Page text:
Visitors to one of Cork’s most visited attractions, Fota Wildlife Park, got the opportunity to meet its newest resident on Friday as they were introduced to Yali, the Asiation lion, who has just completed his acclimatisation to the Rebel County having arrived earlier this month from a zoo in the UK.
Six-year-old Yali arrived at Fota Wildlife Park on August 4 and has undergone routine acclimatisation to his new habitat in the Asian Sanctuary and gradual introduction to the two female lionesses, Gira and Gita.
Fota Wildlife Park anticipates that Yali will form a new pride at the park as part of the ex-situ European endangered breeding programme (EEP) for Asiatic lions.
The lionesses, Gira and Gita, are sisters, are both aged eight, and came from Helsinki Zoo in Finland in the summer of 2016. Gira gave birth to two litters with the previous male Lion, Shanto, who sadly died from kidney failure earlier this year.
The Asiatic lion is classified as endangered by the International Union of Conservation of Nature (IUCN) and inhabits only one remaining site in the world, the Gir Forest in India, which means that wildlife parks and zoos play a crucial role in safeguarding the species.
The current population in the Gir Forest is estimated to be in the region of 500 to 600 lions.
Lead ranger Julien Fonteneau said Fota was delighted to introduce visitors to their new arrival.
"He’s spent the last two weeks slowly getting used to his new surroundings and the lionesses.
"Last night we were thrilled to hear him roaring, which means he’s much more comfortable and feeling territorial in his new habitat.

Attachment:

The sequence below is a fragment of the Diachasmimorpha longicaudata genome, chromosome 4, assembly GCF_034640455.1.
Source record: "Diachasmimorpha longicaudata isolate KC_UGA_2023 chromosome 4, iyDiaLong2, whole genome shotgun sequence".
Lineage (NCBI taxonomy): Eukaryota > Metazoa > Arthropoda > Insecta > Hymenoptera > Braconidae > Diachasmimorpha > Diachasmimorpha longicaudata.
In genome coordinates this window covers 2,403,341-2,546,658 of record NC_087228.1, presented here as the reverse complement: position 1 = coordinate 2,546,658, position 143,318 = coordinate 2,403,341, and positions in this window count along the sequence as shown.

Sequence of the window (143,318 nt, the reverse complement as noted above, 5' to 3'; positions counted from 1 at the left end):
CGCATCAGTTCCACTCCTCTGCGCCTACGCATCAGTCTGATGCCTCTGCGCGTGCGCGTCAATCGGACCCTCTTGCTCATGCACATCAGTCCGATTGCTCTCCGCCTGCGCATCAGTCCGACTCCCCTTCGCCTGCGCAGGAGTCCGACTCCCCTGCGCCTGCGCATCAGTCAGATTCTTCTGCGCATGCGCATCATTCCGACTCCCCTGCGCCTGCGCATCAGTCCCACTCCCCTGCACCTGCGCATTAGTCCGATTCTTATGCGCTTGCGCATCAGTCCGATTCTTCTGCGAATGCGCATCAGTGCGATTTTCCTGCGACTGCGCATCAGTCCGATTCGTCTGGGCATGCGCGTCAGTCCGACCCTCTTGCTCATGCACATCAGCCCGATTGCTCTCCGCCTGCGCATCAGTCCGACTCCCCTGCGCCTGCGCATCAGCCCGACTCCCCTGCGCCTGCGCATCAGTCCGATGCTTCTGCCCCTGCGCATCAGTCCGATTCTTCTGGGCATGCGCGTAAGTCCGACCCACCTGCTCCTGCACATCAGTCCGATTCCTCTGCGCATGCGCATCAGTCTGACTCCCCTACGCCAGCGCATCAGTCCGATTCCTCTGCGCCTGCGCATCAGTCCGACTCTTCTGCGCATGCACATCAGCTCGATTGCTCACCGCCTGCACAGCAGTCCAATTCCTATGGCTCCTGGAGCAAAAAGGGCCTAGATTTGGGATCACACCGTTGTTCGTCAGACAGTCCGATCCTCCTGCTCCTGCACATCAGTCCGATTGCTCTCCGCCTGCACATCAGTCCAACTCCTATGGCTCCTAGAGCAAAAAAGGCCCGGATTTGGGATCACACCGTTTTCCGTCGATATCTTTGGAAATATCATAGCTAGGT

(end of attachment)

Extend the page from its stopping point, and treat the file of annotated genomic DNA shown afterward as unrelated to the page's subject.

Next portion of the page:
"The lionesses have both been trying to woo him, but he’s not paying them much heed, and we’re all hoping that will change as he’s been recommended to breed, so hopefully, he will show interest in them!
"He’s not as big as Shanto was, he still has a bit of girth and muscle to put on, and his mane is still growing and will fill out more as he becomes part of the new pride.”
The Asiatic Lion is a subspecies of the genus Panthera that split from African lions around 100,000 years ago. Since the turn of the 20th century, its range is restricted to Gir National Park and the surrounding areas in the Indian state of Gujarat.
Asiatic Lions were once widespread from the Mediterranean to India and Iran, covering most of Southwest Asia, where it was also known as the Persian Lion. Like their African cousins, male Asiatic lions have a mane although it is much shorter, darker and doesn’t cover their ears. Mating is not seasonal and takes place all year round.
Male Asiatic lions reach sexual maturity at around five years old, while female Asian lions reach sexual maturity earlier at about four years of age. The gestation period lasts between 112 – 119 days, after which 1 – 5 cubs are born.
"Intervals between births can be 18 – 26 months. Fota Wildlife Park opened the Asian Sanctuary in 2015, now home to some of Asia’s most endangered species, such as the Indian rhino, the Sumatran tiger, the Red panda and the Asiatic lion.”
Fota Wildlife Park is a not-for-profit zoological visitor attraction set on 100 acres in the heart of Cork harbour and is open daily from 9 am. See www.fotawildlife.ie for more.